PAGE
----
End Game In Belarus

Opposition supporters protest against disputed presidential elections results at Independence Square in Minsk on August 18, 2020. (Photo by Sergei GAPON / AFP) (Photo by SERGEI GAPON/AFP via Getty Images)

After 26 years as president, there’s not much chance Alexander Lukashenko can remain in power in Belarus unless Russia uses force to support him. America’s trying to stop that happening.

Excerpts from the Conversation between Duncan Bartlett, Editor – Asian Affairs and Ge Anna, Programme Presenter at The World Today on China Radio International.

Anna Ge: The huge protests in Belarus are continuing. There were reportedly 100,000 people out on the streets at the weekend. What do you think the implications are for Lukashenko’s presidency?

Duncan Bartlett: A hundred thousand people out on the streets is a lot of people in any situation, but given that Belarus is a small country population-wise – it’s only got about nine and a half million people – this was a vast protest. It was aimed against a president, who’s been there for 26 years. 

In the past fortnight, the protests have grown bigger and they are receiving more international attention. Interestingly, the state media initially pretended that the demonstrations weren’t happening and tried not to report them. Then President Lukashenko tried to get the police to crack down hard on the protestors. People were imprisoned, but when they came out, they told international reporters that they’d been tortured. And I think that’s whipped up more resentment against the president. There’s no sign whatsoever of the public mood in a Belarus changing. In fact, there is a growing demand that the president should go. 

Alexander Lukashenko President of Belarus/ Image source: Reuters

Ge Anna: Lukashenko recently blamed the U.S. for flaming the protesters’ anger against him. And US Deputy Secretary of State Stephen Biegun is to visit the region. What is the US’s interest in Belarus? 

Duncan Bartlett: Well, in some ways you might ask the question “Why should anybody care what happens in Belarus?” It is after all quite a small country and it’s not particularly important economically. The key point is geography because Belarus sits in a very important place in Europe. It’s between Russia and then other countries which are members of NATO, such as Poland.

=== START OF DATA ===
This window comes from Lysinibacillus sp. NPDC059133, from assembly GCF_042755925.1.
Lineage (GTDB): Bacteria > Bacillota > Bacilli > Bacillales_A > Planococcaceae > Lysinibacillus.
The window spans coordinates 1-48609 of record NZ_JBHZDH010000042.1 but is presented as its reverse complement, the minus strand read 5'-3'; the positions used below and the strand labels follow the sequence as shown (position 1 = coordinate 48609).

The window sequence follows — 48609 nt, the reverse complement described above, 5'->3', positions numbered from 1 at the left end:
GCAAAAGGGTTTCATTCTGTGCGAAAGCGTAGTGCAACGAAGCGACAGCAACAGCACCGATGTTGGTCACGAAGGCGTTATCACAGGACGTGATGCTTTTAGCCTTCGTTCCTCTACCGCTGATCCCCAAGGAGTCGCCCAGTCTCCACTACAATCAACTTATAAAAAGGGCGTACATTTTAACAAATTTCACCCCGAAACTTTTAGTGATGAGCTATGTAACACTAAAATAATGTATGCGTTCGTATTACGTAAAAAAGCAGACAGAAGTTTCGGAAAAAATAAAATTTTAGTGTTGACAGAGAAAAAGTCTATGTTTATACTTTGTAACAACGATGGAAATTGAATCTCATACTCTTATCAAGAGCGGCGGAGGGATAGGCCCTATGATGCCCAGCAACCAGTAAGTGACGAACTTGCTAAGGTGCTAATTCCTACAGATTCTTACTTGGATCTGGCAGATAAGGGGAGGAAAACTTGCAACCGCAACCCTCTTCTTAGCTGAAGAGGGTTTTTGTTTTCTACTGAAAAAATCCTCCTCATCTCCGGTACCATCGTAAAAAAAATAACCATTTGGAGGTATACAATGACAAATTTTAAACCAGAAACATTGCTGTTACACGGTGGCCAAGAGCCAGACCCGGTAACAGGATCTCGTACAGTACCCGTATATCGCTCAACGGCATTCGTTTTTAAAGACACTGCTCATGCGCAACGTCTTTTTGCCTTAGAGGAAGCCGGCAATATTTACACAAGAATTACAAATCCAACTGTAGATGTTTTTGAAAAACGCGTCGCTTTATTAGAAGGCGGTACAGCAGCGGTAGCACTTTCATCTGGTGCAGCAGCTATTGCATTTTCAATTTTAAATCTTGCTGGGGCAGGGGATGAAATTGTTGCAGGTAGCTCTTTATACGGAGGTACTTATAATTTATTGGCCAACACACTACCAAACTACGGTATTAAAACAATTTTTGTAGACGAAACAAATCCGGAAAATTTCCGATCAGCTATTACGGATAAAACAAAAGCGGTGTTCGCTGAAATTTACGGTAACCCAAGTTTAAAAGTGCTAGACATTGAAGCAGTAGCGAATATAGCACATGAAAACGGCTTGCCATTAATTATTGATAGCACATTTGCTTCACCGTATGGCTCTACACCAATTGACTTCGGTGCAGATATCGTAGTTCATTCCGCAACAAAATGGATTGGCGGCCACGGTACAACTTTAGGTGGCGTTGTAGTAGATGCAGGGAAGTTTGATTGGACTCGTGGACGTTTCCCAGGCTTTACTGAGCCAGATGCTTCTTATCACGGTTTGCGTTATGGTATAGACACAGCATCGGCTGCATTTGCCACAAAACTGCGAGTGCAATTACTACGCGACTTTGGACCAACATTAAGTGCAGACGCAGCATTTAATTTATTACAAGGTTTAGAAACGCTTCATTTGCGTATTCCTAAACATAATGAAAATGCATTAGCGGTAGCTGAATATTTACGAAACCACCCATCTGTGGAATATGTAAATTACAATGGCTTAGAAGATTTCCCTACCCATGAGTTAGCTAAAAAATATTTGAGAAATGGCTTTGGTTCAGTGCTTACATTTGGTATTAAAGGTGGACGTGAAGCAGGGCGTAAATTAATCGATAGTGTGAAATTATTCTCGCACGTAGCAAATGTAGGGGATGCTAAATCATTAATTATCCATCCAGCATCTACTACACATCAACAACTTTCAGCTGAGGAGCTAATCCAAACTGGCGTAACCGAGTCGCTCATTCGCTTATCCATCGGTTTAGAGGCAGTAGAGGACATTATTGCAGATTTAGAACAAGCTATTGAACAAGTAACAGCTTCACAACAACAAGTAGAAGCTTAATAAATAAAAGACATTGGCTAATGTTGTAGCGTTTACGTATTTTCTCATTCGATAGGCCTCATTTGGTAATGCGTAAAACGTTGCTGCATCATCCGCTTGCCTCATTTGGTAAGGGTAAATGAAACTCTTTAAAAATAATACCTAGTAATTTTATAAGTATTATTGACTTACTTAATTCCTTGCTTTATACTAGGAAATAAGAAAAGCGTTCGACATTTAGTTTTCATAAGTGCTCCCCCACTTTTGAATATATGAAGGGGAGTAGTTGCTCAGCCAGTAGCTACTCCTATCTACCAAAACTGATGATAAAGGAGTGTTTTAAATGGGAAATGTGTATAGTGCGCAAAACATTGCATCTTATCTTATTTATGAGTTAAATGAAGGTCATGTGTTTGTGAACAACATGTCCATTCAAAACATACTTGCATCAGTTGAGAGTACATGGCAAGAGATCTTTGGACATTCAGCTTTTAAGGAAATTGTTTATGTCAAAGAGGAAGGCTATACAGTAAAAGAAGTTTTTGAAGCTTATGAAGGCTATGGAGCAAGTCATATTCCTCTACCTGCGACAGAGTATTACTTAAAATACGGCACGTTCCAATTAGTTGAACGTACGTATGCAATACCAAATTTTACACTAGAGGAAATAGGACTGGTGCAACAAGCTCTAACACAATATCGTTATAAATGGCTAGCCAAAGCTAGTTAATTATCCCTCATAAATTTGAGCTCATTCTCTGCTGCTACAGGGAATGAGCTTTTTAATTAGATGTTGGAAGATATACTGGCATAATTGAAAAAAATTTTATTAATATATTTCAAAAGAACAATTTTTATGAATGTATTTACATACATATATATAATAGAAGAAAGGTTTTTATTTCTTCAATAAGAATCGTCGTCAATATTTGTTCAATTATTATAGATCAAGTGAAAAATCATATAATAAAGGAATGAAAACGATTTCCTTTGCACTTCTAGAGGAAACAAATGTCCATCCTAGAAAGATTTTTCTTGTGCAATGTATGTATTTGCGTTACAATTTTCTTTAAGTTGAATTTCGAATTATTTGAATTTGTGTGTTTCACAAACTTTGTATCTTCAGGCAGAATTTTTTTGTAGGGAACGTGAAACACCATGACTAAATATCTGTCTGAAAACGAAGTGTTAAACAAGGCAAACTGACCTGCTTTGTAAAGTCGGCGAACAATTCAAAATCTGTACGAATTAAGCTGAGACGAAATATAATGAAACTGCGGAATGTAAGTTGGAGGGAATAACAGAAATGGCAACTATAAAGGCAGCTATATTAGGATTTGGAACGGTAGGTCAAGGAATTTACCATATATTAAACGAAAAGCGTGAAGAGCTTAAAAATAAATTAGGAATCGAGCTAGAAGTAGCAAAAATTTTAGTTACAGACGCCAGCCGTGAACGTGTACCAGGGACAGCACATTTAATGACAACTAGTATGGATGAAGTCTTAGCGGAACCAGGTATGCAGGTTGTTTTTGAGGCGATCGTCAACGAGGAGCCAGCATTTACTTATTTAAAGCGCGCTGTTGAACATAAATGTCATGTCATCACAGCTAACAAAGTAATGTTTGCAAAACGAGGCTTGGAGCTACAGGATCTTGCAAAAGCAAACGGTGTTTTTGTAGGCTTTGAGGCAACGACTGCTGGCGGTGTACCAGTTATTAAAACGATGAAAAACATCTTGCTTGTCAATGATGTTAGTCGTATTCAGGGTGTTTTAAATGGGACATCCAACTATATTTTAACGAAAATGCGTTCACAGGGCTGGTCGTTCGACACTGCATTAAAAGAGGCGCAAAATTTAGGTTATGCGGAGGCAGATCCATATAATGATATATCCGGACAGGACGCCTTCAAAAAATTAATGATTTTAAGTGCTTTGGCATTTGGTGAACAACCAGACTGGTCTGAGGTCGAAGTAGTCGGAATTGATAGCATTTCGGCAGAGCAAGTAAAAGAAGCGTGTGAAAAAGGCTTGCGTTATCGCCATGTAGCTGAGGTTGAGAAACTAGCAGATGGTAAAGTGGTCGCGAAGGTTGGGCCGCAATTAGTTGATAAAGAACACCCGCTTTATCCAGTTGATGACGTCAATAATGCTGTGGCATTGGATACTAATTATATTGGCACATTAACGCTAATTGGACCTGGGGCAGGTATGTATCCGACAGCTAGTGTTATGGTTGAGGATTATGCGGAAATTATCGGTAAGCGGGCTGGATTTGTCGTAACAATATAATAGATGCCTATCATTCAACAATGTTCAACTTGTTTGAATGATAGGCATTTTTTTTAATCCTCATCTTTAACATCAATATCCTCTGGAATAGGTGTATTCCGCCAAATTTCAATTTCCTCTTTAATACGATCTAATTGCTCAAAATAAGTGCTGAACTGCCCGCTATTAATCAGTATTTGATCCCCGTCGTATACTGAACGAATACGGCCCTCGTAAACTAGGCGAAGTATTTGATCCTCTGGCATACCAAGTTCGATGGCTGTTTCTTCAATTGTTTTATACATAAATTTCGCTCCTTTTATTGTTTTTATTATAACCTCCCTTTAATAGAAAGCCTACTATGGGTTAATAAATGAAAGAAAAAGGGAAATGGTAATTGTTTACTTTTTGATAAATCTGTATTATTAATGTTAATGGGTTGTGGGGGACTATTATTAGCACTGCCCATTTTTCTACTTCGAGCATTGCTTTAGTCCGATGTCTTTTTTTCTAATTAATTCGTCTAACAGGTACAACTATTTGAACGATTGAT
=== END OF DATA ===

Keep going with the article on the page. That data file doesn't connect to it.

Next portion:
I’ve been looking at Mr Biegun’s itinerary. He’s going to Moscow, he’s going to Vienna. And he’s also going to Lithuania – a small, former Soviet country, which is friendly with the United States. So from a strategic point of view, the Americans would like to see some more of these small nations in the region becoming its friends. 

But there is a question in my mind, to what extent can Americans influence events? In that part of the world, it’s Russia that holds the predominant sway. The Americans are trying to counter the potential intervention by the Russians. 

Anne Ge: But speaking of Russia, President Vladimir Putin has already spoken with both German Chancellor Angela Merkel and French President Emmanuel Macron regarding the situation in Belarus. With more involvement from the US, how will Russia and the EU? 

Duncan Bartlett: Well, of course, I wasn’t party to the conversations that Vladimir Putin had with Angela Merkel or Emmanuel Macron. But I can imagine that what he said was, “Please keep out of this! This is our region, and we don’t want the EU intervening.”

The other thing to bear in mind is that because of the fairly poor state of relations between the European Union and the United States – and that’s deteriorated under president Trump – there’s not much basis at the moment for the US and the EU to take joint action. The situation could change if Russia intervenes, or if Mr Lukashanker uses a great deal of force and violence to try to suppress the protests. 

My reading is that the Russians might be quite pleased if Mr Lukashenko goes, even though they’ve said that they are supporting him because his credibility is in shreds. 

Anna Ge: I notice one of the common elements of these protests in Belarus and the protests in the United States is that young people are the major driving force. Why is that? 

We have seen a rise around the world in street protests and political demonstrations, including in the United States and Eastern Europe and in Asia. For example, in South Korea, just a few weeks ago, there were something like 20,000 people on the streets demonstrating against the president. I do wonder how effective street protest is in enforcing or encouraging political change. But clearly many young people sometimes feel very frustrated and believe that politicians are out of touch with their concerns. That’s true in the sophisticated, mature democracies of Western Europe, including my country, the United Kingdom, but it’s especially true in Belarus, where Lukashako has behaved like an absolute authoritarian dictator for 26 years. People are feeling very fed up with life under that regime. 

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This report has been written by The Kootneeti Team. For any feedbacks/query reach Editor@thekootneeti.com || Twitter: @TheKootneeti

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